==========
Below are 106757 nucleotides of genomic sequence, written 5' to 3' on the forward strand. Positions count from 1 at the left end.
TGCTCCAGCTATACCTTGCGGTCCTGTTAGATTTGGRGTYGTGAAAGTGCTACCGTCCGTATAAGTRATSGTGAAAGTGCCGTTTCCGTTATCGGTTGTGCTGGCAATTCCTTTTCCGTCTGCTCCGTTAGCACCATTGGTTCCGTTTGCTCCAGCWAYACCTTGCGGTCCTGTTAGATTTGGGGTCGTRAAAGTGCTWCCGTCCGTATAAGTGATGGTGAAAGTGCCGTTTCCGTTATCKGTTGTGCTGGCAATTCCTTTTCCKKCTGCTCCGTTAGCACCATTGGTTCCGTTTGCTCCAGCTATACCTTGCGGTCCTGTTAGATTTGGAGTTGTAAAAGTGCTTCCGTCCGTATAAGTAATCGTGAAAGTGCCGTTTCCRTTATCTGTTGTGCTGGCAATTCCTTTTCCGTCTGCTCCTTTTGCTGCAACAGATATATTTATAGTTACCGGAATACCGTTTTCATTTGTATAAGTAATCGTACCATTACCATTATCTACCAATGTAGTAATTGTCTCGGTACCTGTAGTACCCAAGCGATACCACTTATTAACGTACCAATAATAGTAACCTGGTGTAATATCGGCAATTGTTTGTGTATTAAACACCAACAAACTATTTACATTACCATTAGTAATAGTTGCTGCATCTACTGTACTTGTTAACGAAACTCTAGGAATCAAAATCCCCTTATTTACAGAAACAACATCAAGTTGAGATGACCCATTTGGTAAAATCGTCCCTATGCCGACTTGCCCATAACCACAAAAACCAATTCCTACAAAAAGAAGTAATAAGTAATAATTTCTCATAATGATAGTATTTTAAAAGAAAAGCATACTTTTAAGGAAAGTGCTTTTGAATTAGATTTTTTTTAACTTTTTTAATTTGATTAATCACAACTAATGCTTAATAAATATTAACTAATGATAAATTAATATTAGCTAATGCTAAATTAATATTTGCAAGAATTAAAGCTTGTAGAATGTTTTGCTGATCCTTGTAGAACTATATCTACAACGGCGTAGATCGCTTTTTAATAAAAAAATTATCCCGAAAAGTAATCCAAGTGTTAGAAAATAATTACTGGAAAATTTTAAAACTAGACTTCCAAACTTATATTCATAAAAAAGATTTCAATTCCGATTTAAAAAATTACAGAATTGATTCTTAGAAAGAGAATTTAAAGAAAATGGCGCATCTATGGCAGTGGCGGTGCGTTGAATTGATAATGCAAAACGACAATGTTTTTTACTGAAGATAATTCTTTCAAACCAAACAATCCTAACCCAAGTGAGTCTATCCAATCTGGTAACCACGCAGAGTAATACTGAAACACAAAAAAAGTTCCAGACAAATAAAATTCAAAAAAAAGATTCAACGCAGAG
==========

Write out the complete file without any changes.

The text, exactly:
Below are 106757 nucleotides of genomic sequence, written 5' to 3' on the forward strand. Positions count from 1 at the left end.
TGCTCCAGCTATACCTTGCGGTCCTGTTAGATTTGGRGTYGTGAAAGTGCTACCGTCCGTATAAGTRATSGTGAAAGTGCCGTTTCCGTTATCGGTTGTGCTGGCAATTCCTTTTCCGTCTGCTCCGTTAGCACCATTGGTTCCGTTTGCTCCAGCWAYACCTTGCGGTCCTGTTAGATTTGGGGTCGTRAAAGTGCTWCCGTCCGTATAAGTGATGGTGAAAGTGCCGTTTCCGTTATCKGTTGTGCTGGCAATTCCTTTTCCKKCTGCTCCGTTAGCACCATTGGTTCCGTTTGCTCCAGCTATACCTTGCGGTCCTGTTAGATTTGGAGTTGTAAAAGTGCTTCCGTCCGTATAAGTAATCGTGAAAGTGCCGTTTCCRTTATCTGTTGTGCTGGCAATTCCTTTTCCGTCTGCTCCTTTTGCTGCAACAGATATATTTATAGTTACCGGAATACCGTTTTCATTTGTATAAGTAATCGTACCATTACCATTATCTACCAATGTAGTAATTGTCTCGGTACCTGTAGTACCCAAGCGATACCACTTATTAACGTACCAATAATAGTAACCTGGTGTAATATCGGCAATTGTTTGTGTATTAAACACCAACAAACTATTTACATTACCATTAGTAATAGTTGCTGCATCTACTGTACTTGTTAACGAAACTCTAGGAATCAAAATCCCCTTATTTACAGAAACAACATCAAGTTGAGATGACCCATTTGGTAAAATCGTCCCTATGCCGACTTGCCCATAACCACAAAAACCAATTCCTACAAAAAGAAGTAATAAGTAATAATTTCTCATAATGATAGTATTTTAAAAGAAAAGCATACTTTTAAGGAAAGTGCTTTTGAATTAGATTTTTTTTAACTTTTTTAATTTGATTAATCACAACTAATGCTTAATAAATATTAACTAATGATAAATTAATATTAGCTAATGCTAAATTAATATTTGCAAGAATTAAAGCTTGTAGAATGTTTTGCTGATCCTTGTAGAACTATATCTACAACGGCGTAGATCGCTTTTTAATAAAAAAATTATCCCGAAAAGTAATCCAAGTGTTAGAAAATAATTACTGGAAAATTTTAAAACTAGACTTCCAAACTTATATTCATAAAAAAGATTTCAATTCCGATTTAAAAAATTACAGAATTGATTCTTAGAAAGAGAATTTAAAGAAAATGGCGCATCTATGGCAGTGGCGGTGCGTTGAATTGATAATGCAAAACGACAATGTTTTTTACTGAAGATAATTCTTTCAAACCAAACAATCCTAACCCAAGTGAGTCTATCCAATCTGGTAACCACGCAGAGTAATACTGAAACACAAAAAAAGTTCCAGACAAATAAAATTCAAAAAAAAGATTCAACGCAGAG